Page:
October 23, 2015 at 10:17 pm
Post count: 62
My Two Cents
<span style=”color: #000000; font-family: -apple-system-font; font-size: 12px; line-height: 16px;”>Hey, </span>
Wish I had been able to read and respond to this post earlier but I got very sick and was unable to do much of anything for the last two months.
I started traditional woodworking just a year ago. I also had some basic power tools but no traditional hand tools.
I also absorbed Joshua’s site to learn how to start getting into traditional woodworking and how to spot quality traditional hand tools. I also do not have large sums of money to invest in new tools so I found myself in the same predicament as you a year ago.
As everyone has said which tools you need is dependent on what you build. I like larger projects: tables, rockers, benches, I’m hoping to build a treadle lathe soon. So my desired tools may be a little different than yours.
So to answer your question, after only a year of traditional woodworking, here is what I would buy again or wish I had sought out.
1) Stanley #4 smoothing plane
I’m with Paul Sellers in that you can do pretty much any work with a number 4. It is by far my preferred plane. I got a number 5 bench plane also because it was cheap and have appreciated it but I definitely can do whatever task is needed with a 4. It may take more time and more referencing with a straight edge to do a joiners task with a smoothing plane but it can be done. I just the other day bought a transitional fore plane so the longer planes are definitely lower on my list.
2) sandpaper and honing compound
Sandpaper of various grits (80, 180, and 330) I got a porter cable sticky back in 10 yard rolls for fairly cheap on Amazon. Sandpaper will be needed to clean up and tune the hand planes but it can also be used for sharpening at the start. Yes sandpaper and honing paste are not the best sharpening medium but if your on a budget it can get you by until you can save up for nicer water stones. I got my stones for Christmas otherwise I’d still be using sandpaper and honing paste.
3) Go to a counter store with a straightedge and beg for a scrap piece of hard rock for your reference surface. Make sure the piece is flat.
This will be used to stick the sandpaper to and clean up tools. I was able to be one for free since it was a scrap piece about 6″ wide by about 3′ 6″ long
4) A fine toothed, 10 tpi or more, rip saw.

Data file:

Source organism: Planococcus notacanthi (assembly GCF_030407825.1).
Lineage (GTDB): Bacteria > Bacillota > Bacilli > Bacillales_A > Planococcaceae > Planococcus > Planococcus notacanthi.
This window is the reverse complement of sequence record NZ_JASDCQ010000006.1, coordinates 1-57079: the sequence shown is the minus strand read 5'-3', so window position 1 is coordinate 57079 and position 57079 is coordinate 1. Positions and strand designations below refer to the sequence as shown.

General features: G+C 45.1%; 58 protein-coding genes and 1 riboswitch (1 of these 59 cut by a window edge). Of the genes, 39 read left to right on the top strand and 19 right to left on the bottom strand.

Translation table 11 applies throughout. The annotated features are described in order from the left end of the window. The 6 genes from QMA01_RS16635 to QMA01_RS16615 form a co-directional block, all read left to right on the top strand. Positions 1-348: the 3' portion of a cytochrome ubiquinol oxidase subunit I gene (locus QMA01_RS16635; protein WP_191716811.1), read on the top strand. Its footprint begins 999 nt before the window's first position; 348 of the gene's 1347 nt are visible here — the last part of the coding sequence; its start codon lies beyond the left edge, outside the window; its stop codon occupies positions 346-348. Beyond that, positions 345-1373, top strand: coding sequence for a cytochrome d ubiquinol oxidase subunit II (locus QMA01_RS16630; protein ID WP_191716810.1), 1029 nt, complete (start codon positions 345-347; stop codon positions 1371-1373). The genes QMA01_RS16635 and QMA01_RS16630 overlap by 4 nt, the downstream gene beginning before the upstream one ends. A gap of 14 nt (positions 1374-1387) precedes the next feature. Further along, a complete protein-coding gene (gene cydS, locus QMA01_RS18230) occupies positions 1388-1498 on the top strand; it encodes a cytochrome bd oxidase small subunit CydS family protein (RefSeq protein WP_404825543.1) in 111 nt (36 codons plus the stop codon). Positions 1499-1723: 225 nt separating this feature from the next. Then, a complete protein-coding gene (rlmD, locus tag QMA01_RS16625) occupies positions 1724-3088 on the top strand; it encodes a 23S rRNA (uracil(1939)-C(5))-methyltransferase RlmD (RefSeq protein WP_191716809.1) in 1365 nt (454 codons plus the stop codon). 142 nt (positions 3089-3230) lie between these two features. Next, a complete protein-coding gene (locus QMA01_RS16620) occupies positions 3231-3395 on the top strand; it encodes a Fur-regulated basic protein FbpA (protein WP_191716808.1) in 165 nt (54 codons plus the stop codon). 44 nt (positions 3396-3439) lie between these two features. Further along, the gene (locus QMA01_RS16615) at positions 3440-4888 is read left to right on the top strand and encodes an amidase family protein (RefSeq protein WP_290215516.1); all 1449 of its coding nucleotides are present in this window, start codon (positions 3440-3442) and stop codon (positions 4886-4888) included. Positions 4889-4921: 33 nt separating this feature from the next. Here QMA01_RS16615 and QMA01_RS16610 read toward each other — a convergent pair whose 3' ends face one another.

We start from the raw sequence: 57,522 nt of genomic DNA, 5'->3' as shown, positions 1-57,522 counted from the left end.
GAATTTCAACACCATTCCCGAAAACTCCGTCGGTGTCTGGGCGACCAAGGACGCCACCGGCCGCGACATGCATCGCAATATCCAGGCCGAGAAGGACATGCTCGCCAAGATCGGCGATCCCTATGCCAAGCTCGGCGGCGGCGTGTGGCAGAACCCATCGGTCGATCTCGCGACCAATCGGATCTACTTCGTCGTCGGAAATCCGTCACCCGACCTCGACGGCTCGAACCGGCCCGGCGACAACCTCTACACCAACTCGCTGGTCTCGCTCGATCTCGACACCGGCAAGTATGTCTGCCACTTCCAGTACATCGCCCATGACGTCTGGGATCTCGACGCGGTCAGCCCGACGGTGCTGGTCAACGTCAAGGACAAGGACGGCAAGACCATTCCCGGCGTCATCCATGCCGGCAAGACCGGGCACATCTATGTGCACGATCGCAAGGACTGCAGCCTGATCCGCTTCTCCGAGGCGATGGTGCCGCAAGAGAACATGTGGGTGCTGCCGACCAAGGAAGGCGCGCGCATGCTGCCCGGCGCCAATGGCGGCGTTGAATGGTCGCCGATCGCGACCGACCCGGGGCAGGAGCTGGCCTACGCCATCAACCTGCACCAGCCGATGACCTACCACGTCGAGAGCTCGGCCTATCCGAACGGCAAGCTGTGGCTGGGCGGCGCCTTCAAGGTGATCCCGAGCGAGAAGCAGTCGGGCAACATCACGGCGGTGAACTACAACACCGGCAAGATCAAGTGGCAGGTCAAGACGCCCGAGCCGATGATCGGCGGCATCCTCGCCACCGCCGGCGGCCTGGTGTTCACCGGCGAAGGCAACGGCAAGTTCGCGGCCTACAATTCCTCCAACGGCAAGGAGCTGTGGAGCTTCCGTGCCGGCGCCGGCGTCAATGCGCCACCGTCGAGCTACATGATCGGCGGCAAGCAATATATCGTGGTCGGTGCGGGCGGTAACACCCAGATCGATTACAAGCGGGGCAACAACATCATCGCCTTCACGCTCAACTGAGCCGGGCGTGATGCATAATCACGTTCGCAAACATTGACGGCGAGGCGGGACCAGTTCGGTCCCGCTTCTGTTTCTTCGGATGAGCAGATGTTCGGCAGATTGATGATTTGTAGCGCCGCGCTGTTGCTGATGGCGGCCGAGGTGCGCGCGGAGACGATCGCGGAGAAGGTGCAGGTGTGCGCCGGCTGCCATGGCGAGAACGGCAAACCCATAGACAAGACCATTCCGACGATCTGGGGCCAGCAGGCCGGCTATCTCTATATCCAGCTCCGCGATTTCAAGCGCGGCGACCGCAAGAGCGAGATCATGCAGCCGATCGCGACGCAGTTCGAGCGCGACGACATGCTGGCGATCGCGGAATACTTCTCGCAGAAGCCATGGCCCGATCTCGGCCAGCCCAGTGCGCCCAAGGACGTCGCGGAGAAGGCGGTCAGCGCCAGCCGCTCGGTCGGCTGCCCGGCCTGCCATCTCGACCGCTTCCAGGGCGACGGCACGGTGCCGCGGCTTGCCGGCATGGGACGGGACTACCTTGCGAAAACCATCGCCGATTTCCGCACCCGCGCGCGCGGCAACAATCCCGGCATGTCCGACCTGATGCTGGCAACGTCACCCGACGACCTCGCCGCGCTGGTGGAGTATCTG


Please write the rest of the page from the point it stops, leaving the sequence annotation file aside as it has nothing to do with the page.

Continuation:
A well tuned fined toothed rip saw can do almost any cut well especially if you practice the 3 classes of cuts promoted by Christopher Schwarz. It make take longer to cut than with a more aggressive saw and it may take some extra care to make a cleaner cut but you can make due with only this saw. I only in the last couple months have gotten some new saws because I won a lot auction on eBay. I also have a tenon saw I got for my birthday in March. Otherwise I have made due with only the rip saw. Again, other saws can make cuts easier but you can make due with only a fine toothed rip saw. Personally I think my saw technique has benefited from my lack of saw verity.
Since you only have one saw you also only need two files which you can find cheaply, a fine toothed 8 mill bastard file and a fine slim taper file.
5) I would only buy chisels as needed.
If you only need a 3/4″ mortise than just buy that one chisel. I can make due with about three chisels. I got lucky early when I started and found someone selling a set of 750 chisels for a good price so I invested a lot of my initial tool money in it.
I waited a long time to buy a scrapper but I wish I’d bought one or even more so made one early on. If you can find a cheap junk saw you can make a scrapper. Just cut up the bald and square up the edges.
7) decent work surface
I worked for 8 months off a to small surface. Go to a construction site where you can find some free 2×4 and glue them together to make a 2′ x 6′ top then use some more 2x4s to screw together a frame to get it of the ground. Then plane it flat. I recently built a bench top (no vices) and it has made a huge difference. You can use some clamp systems like plane stops, bench hooks, doe foot, and a couple clamps to get by and plane and shape your work.
It sucks and they take a chunk out of your tool budget but they are hard to get by without. I bought Bessey bar f clamps from Home Depot. It’s better though to search used shops,
Craigslist, or to he used locations. Depending on where you live used tools can be abundant or scare. I live in Denver and traditional tools are scarce. I bought the bare necessity of what i needed for a project or for bench clamping (like clamping a board to my work surface so I could plane).
9) a square
If needed a cheap construction quick square will work, just make sure it is square. As far as other layout tools like a marking gauge, in a pinch you can make one out of a board and screw. If you plan to do a lot of dovetailing you could get a bevel square but you can just as easily build a layout template of wood.
I think those are my bare minimum start tools but I can get any of the projects I’ve built over the last year or planned for the next year completed with just those tools.
My couple of additional tools I would look for to try to add if I could would be a cheap block plane and auger bits.
I would start by building a saw bench or a similar project with primarily mortises and tenons. I say that mostly because I haven’t ventured into dovetailing yet.